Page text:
BARCLAYS: China is about to announce the biggest monthly drop in FX reserves on record

China’s central bank will announce its foreign exchange reserves figures later this week, and analysts at Barclays think they may have a shock in store for investors.

Barclays analysts, led by David Fernandez in Singapore, estimate China is burning through its reserves faster than ever to pump liquidity into its financial system and prop up its currency.

Here’s the quote (emphasis ours)

Our analysis of the central bank’s liquidity operations implies that China’s FX reserves could have dropped by up to USD140bn (USD130bn after valuation adjustments) to around USD3.19trn in January.

If correct, this would be the biggest monthly drop in FX reserves on record, beating the previous record fall seen in December 2015.

Barclays does include a caveat, that it wouldn’t take much to blow the calculations off course: “Note, small modifications in our assumptions can change these estimates to a wide range of USD80-180bn.”

But the message is clear, China’s grand pile of dollar reserves is being run down at an ever faster rate. Here’s the chart:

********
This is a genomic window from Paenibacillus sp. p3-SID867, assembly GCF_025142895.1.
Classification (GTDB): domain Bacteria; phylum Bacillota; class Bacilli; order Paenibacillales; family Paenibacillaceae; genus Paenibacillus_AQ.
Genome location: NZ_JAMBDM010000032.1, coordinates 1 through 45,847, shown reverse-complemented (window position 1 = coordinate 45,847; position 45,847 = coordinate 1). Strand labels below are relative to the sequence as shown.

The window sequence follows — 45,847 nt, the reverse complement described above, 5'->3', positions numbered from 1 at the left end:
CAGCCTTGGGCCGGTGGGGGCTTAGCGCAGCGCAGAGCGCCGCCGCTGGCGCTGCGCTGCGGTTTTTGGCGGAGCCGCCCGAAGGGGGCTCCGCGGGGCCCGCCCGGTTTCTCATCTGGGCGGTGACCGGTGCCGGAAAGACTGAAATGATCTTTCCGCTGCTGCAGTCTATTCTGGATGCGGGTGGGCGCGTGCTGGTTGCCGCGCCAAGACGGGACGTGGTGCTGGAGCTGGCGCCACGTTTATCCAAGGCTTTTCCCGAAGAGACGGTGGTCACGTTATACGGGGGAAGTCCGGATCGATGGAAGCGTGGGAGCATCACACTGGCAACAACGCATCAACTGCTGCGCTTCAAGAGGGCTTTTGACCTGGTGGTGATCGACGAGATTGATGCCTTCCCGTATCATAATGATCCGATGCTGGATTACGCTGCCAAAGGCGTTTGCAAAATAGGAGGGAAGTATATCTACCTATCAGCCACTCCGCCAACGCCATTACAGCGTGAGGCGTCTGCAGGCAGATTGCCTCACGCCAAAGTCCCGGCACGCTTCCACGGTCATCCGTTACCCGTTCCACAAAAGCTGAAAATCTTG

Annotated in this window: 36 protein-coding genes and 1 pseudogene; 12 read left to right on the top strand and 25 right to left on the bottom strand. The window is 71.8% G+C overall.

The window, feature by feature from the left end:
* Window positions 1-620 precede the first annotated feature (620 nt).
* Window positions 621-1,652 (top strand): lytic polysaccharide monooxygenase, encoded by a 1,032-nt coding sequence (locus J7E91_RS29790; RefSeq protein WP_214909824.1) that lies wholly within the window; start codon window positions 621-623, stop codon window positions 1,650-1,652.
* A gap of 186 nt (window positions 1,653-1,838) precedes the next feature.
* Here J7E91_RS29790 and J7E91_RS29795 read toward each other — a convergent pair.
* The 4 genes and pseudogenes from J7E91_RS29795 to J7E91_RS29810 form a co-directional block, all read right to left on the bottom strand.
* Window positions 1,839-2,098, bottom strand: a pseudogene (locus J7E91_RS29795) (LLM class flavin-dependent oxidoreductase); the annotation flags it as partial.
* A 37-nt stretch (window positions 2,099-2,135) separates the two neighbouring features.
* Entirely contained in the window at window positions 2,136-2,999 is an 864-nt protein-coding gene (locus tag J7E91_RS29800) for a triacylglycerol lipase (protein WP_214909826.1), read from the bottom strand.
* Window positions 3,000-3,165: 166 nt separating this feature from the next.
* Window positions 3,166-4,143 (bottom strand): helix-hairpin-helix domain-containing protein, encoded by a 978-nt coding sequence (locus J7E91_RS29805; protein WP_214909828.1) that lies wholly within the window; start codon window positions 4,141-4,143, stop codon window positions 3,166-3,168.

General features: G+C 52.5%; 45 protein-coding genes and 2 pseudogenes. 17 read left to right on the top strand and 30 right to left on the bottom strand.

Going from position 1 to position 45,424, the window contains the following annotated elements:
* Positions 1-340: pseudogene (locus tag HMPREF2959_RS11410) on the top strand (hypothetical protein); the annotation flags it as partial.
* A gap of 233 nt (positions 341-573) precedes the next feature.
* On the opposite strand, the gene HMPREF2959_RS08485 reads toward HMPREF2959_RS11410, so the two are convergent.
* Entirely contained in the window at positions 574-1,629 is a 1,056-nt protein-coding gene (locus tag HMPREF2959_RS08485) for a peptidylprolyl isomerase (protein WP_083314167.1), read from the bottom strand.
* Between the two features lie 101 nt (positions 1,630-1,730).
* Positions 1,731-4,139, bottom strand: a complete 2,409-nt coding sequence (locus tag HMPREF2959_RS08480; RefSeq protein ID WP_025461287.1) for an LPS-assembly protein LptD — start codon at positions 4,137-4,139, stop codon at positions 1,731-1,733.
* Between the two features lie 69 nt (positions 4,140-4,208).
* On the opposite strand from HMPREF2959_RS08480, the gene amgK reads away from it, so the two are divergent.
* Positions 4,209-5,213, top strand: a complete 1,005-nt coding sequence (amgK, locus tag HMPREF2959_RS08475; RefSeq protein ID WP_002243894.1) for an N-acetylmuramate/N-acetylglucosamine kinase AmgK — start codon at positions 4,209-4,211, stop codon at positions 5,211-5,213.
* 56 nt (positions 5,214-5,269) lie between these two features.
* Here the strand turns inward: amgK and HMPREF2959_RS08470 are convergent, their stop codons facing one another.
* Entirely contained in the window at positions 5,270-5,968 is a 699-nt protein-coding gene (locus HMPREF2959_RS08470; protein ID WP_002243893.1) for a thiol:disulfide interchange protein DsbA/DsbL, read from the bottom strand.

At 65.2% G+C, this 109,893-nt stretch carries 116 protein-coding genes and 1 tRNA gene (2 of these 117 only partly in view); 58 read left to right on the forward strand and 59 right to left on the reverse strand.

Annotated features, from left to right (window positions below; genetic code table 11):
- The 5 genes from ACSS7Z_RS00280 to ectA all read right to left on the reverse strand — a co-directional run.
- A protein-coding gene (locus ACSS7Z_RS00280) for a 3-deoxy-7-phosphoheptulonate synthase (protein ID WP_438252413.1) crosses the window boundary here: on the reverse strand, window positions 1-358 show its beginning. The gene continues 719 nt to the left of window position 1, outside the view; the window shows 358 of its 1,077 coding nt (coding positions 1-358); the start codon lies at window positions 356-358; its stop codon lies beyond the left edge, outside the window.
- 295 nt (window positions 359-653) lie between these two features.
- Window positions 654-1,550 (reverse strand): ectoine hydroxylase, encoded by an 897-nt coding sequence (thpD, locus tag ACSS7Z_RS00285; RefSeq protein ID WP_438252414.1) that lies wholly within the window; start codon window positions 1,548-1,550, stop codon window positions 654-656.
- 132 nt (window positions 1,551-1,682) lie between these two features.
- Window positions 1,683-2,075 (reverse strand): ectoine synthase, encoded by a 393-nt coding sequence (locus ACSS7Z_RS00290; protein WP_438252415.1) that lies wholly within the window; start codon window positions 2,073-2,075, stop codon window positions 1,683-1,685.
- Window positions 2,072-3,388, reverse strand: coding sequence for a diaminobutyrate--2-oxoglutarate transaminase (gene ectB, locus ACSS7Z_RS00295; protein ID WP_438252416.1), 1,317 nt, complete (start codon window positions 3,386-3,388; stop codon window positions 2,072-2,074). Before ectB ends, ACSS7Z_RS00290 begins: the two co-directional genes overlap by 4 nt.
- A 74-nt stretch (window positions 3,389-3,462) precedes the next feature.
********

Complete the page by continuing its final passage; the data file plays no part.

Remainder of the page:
This is happening partly because China is selling its dollars to buy its own currency and stop it from weakening further. The policy is the mirror image of the increasing capital flight from China, which represents conversion of Chinese currency in to dollars.

Here’s Societe Generale’s Jason Daw and Wei Yao on the capital flight:

Total net capital outflows, including net errors and omissions (E&O), occurred for the sixth straight quarter and reached a new record of $221bn. The decline in official reserves, adjusted for FX valuations, was also a record at $161bn.

And here’s the chart:

That needn’t be a bad thing — it shows Chinese companies are paying back dollar-denominated debt and investing in assets overseas — but it does serve to weaken the currency, which is something Chinese policymakers are dead set against at the moment.

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